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Two Drinks With the Writer Kevin Sessums: From Celebrity Profiles to Eavesdropping on Techies

The celebrity profiler is turning his talents toward startup land.

Nellie Bowles

two drinks withI sat down for two drinks with new San Franciscan Kevin Sessums, the latest in our Re/code series called “Two Drinks With” (you can order kombucha, but I will judge you). Sessums talked about celebrity profiles, terrors of techies and Jack Dorsey as a sex symbol.

Although we entered the party with Solange Knowles, encountered a live camel and shirtless men in pharaoh hats before taking an elevator with Senator Mark Leno, Kevin Sessums was not particularly fazed by the Mark Hopkins last night.

“I know what a reporter needs,” he said, sipping ginger ale as the evening wrapped up.

He does. A celebrity profiler during the heyday of magazine decadence, Sessums wrote 27 cover profiles for Vanity Fair in the ’90s — famously diving into celebrities’ lives, bathing with Courtney Love, smoking a joint with Heath Ledger — before falling out of favor with editors and falling into substance abuse (crystal meth).

Now, sober and chastened, the 58-year-old Sessums has turned his eye to San Francisco. He has taken over the queer lifestyle magazine FourTwoNine and started a new Web series, “In the Land of Startups,” about people building new lives in San Francisco.

We met first at the Fairmont, but I’d accidentally gone directly to the Mark Hopkins where I’d found the camel. I told Sessums, in the Fairmont lobby looking dapper in his uniform of jeans and tie, that I’d never seen a camel before tonight.

“What about some camel toe?” he said, looking around for one.

He ordered a double espresso and a lemon tart. I got water.

So, I asked, how are you adjusting to San Francisco and tech-land?

“When I first moved here, my glib analogy was it’s like having a really sexy boring boyfriend,” he said. “And when you get bored, and you’re on the sofa you look over and think, at least he’s pretty.”

When he uses the word “startup” — as in his “In the Land of Startups” series — he says it’s a metaphor about people coming to San Francisco to rebuild their lives. He’s been studying the technologists.

“I’m an old loner. I eavesdrop on … what do you call a group of them? Like a murder of crows but, maybe, ‘a terror of techies,'” he said. “So I see a terror of techies, and I sidle up and I listen, and they are creative in a way.”

They use certain aggressive words that jar him.

“They have a word in their vocabulary I don’t, which is — killing,” he said, making a very hard k. “They make a k-illing. They k-ill something and then they move on.”

He continued: “Killing and disrupting. It doesn’t sound like we’re talking about tech — it sounds like we’re talking about ‘Breaking Bad’ and ‘The Sopranos.'”

That said, they’re not all bad. He once ran into Jack Dorsey on Grant Street, “looking a little lost.”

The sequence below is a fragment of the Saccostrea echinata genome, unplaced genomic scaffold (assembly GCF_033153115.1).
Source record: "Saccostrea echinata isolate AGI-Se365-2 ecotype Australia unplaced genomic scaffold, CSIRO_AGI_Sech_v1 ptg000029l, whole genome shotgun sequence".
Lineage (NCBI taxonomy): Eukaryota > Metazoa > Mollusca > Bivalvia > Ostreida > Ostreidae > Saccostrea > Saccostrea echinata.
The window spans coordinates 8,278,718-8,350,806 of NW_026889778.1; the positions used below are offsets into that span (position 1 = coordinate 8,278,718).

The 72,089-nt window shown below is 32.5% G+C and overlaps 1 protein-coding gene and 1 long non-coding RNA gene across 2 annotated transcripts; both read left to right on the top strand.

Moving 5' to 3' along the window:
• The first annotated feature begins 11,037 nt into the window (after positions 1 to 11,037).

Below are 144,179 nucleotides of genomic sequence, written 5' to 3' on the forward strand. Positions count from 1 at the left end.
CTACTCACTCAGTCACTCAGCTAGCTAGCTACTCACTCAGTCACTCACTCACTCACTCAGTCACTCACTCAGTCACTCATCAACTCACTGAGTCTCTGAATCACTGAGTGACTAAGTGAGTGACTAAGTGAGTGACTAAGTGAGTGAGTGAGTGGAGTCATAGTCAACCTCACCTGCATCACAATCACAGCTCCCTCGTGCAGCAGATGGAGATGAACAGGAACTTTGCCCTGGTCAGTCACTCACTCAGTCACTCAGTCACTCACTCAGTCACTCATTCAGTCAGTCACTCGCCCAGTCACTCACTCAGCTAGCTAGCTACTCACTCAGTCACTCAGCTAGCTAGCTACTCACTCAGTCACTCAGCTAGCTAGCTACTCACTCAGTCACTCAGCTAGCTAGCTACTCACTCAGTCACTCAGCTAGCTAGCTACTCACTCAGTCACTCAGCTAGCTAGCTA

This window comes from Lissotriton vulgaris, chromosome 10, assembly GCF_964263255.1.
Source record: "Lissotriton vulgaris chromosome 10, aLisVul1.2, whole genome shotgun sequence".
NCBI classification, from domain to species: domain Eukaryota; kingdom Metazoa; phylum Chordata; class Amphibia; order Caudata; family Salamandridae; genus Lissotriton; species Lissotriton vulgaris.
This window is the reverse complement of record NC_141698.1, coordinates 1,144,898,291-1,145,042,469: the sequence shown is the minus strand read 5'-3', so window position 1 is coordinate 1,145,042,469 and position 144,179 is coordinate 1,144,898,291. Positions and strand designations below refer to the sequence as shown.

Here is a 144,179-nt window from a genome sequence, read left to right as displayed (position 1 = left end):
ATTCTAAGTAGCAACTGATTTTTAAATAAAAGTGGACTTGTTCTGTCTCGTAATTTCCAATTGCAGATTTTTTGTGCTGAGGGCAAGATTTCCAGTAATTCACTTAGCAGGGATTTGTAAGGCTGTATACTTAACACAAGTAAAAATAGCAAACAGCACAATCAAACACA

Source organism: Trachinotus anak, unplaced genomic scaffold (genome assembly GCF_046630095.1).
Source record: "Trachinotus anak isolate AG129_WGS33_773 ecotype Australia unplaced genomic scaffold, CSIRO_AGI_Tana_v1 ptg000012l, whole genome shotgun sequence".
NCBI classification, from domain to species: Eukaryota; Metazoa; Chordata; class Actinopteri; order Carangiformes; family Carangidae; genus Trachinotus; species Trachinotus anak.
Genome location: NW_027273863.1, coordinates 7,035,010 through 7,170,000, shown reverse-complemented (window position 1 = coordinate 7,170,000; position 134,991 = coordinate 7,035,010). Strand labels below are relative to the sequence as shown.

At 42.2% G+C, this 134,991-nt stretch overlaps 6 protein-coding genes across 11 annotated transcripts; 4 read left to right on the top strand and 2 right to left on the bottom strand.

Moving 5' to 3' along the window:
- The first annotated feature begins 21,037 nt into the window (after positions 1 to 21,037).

“I will admit a lot of tech guys are my type. I love Jack Dorsey even though he’s straight, supposedly. But Jack Dorsey could pass. Nerdy but dirty,” he surmised.

The next cover of FourTwoNine will be James Franco with a story from the actor: Straight James Franco talking to gay James Franco.

The magazine’s office is in mid-Market, right around the corner from Twitter and Uber.

“Did you hear that, Jack?” he said, speaking to my notebook. “I’m close to Twitter.”

Researching the technologists has been a challenge. Sessums understands just about every kind of character — women, “the black chauffeur,” “the kid,” “the Cambodian girls” — but techies are hard.

“It’s the straight boy with the ponytail, the techie that I can’t get in,” he said.

Again, he leaned into my notebook: “If there are any straight men with ponytails who like Asian women, contact me.”

He lives in an apartment on the top of Telegraph Hill and has a tiered private garden in back with camellia trees. The magazine’s owners gave him a car as part of his hiring, but he returned it. Instead, he rides bikes and wears a velvet riding helmet. He writes many of the stories himself, coming up with a variety of pen names to make it look like he has a larger staff.

His memoir, “I Left It on the Mountain,” comes out in February.

Nellie Bowles

We walked over to the Mark Hopkins, where designer Ken Fulk was having a party in honor of his winning the job to redesign the whole thing. Sessums ordered a ginger ale and I got a Manhattan. We ran into all the usual San Francisco dames (old Society here can feel like it’s about 15 people). I assumed Sessums was having fun, but he’s a quiet man. He hung back and watched everyone.

As I headed out to leave, Senator Mark Leno was posing with a drag queen, kissing her on the cheek before he joined us in the elevator.

“She’s doing a profile of me,” Sessums said, pointing to me.

“Do we need it to get more interesting?” Leno suggested. (What would this entail?!)

“You’re in it now,” Sessums replied.

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